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The White Tiger, already showing in theaters since January 13, is now streaming on Netflix. With executive producers Ava DuVernay, Priyanka Chopra, and Mukul Deora, the movie follows Balram Halwai (Adarsh Gourav), an impoverished driver who deals with the degrading treatment of the ruling class as he pursues a more successful life as an entrepreneur.
Working for his master Ashok (Rajkummar Rao) and his wife Pinky (Priyanka Chopra), Halwai believes his treatment from the rich is justifiable, learning from a young age that he must serve those in the upper tier of his society. However, he reaches his breaking point when ordered to take the blame for a hit-and-run accident, which sparks his resentment and a desire to take advantage of his master. The film is surrounded by Halwai's narrative as he writes a letter describing his success story. Considered to be the reverse storyline of Slumdog Millionaire (even referencing it in the movie), The White Tiger’s dark satire depicts a man willing to do anything—betrayal, coercion and even murder—to achieve personal liberty.
With the film’s illustration of the friction between classes, it’s easy to wonder whether or not The White Tiger is based on a true story. So, here’s what we know.
Is The White Tiger based on a true story?
No, the movie sadly isn’t based on a true story. However, it’s based on the 2008 Booker Prize-winning fiction novel of the same name by Aravind Adiga. Directed by his friend and former Columbia University classmate Ramin Bahrani, Adiga says the story is slightly inspired by a number of young men he met while traveling through India.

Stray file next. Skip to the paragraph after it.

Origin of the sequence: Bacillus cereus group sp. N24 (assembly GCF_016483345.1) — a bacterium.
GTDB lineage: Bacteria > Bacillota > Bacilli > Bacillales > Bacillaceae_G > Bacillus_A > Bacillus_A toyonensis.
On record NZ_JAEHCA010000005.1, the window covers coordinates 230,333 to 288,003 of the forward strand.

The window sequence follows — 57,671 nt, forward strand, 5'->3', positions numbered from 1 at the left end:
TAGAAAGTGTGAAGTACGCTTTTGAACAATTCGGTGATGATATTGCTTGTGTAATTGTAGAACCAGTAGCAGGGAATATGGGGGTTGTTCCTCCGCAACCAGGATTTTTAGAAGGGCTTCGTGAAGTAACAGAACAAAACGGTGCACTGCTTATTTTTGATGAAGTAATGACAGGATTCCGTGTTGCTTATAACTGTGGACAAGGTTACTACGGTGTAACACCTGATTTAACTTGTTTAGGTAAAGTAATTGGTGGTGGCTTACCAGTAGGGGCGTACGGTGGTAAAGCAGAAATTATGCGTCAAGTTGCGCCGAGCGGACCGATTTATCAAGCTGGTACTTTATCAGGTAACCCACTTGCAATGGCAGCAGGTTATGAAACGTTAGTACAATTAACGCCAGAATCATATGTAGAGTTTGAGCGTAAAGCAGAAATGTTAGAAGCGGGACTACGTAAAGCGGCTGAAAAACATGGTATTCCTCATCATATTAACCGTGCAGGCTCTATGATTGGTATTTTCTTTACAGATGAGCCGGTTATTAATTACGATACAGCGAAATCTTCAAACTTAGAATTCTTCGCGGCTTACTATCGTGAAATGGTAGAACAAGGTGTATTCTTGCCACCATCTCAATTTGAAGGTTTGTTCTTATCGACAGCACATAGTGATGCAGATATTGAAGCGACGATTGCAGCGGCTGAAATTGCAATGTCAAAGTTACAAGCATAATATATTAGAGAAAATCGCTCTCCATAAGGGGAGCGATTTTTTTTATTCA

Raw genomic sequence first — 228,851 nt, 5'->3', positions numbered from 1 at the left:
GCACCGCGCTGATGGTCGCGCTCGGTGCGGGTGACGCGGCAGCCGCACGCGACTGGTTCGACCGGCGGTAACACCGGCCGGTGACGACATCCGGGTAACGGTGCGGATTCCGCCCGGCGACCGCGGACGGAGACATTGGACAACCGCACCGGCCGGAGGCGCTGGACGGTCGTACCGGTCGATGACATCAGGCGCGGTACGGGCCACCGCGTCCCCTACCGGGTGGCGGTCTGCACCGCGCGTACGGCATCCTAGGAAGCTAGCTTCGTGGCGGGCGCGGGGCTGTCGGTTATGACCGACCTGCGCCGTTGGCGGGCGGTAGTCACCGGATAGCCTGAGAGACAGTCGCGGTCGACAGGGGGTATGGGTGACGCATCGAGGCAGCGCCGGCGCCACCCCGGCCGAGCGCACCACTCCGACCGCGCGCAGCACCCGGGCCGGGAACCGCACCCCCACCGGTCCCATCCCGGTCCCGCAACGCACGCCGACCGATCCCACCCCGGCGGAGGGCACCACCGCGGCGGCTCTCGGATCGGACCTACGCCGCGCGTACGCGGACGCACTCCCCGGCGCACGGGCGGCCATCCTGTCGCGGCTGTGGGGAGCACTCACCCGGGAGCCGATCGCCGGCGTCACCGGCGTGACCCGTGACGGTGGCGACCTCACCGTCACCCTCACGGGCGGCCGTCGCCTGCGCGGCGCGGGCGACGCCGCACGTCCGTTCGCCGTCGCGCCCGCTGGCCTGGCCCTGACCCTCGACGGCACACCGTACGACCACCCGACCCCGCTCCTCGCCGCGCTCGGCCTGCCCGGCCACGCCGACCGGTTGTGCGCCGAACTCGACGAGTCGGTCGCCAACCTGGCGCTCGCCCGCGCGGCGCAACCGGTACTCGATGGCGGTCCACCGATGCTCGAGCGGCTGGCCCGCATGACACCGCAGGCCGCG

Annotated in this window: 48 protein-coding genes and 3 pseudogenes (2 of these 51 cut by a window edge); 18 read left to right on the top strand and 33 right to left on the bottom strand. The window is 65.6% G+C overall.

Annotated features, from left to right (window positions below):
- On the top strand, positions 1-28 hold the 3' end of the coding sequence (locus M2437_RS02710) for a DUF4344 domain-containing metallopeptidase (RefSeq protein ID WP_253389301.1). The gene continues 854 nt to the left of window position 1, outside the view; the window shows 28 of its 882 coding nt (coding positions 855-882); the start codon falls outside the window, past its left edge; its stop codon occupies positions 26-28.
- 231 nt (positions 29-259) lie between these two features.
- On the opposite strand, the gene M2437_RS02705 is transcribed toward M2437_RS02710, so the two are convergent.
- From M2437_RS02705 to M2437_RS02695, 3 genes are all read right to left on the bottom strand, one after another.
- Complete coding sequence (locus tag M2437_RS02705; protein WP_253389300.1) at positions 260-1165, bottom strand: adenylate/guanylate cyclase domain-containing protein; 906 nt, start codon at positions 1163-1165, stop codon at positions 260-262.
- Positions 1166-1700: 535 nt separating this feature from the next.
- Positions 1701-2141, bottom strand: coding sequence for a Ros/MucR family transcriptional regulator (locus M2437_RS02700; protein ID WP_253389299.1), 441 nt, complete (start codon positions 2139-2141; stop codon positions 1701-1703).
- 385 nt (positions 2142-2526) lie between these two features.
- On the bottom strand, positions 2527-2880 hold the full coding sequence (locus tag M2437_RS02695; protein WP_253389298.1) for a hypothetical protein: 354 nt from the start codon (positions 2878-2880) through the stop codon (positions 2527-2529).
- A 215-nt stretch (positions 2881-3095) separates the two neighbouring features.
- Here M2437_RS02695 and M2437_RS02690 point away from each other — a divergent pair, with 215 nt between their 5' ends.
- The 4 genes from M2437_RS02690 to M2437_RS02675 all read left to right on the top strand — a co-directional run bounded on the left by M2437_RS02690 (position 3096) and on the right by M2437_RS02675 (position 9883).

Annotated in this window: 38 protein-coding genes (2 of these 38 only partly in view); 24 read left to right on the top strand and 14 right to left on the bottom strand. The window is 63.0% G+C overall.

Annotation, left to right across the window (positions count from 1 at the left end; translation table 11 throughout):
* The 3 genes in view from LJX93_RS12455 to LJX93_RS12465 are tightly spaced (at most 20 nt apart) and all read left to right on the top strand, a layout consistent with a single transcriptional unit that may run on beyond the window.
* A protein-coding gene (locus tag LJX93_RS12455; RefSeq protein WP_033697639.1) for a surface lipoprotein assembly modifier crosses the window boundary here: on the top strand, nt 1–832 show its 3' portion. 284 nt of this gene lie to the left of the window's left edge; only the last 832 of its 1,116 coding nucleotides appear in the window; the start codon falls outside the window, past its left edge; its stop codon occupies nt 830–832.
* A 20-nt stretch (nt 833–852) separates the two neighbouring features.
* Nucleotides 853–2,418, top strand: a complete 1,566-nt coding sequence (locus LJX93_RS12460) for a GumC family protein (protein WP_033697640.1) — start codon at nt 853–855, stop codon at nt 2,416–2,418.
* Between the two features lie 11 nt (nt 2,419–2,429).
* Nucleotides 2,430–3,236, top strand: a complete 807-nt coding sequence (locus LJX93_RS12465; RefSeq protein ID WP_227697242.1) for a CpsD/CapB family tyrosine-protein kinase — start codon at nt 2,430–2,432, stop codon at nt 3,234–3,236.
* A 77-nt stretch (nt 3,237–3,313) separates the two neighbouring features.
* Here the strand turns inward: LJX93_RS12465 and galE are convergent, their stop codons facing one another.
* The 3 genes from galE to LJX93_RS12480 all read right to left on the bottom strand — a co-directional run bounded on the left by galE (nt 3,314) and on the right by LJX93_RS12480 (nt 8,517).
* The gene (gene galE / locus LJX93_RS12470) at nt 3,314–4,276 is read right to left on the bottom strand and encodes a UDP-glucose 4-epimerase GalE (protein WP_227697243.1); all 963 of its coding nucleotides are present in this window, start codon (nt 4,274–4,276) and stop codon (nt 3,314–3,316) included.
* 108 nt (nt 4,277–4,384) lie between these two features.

But if the story rings a bell, it might be because it shares some similarities to a real-life incident. In 2002, Indian actor Salman Khan and his driver Ashok Singh were involved in a deadly hit-and-run accident. Singh originally testified that he was driving the vehicle at the time of the accident but that was eventually found not to be true, and Khan was arrested. The situation is strangely similar to details in the book and film, but it hasn't been confirmed or denied by Adiga.
And although fictional, the movie's prevalent concepts of upward mobility deliberately mirror aspects of the Indian culture. With a number of references to the Indian caste system which has transformed into today’s classism, the storyline in The White Tiger can feel true to some of its viewers, as Halwai navigates escaping his reality. In the novel, Adiga says people who escape caste are as rare as the white tiger.
“How many times has it been that you've driven past a homeless person or a homeless shelter and not thought about it?" Chopra told USA Today, detailing the concepts of the film. "Class disparity is what this movie is talking about, and that is super-universal...The majority of the world lives in very harsh circumstances.”
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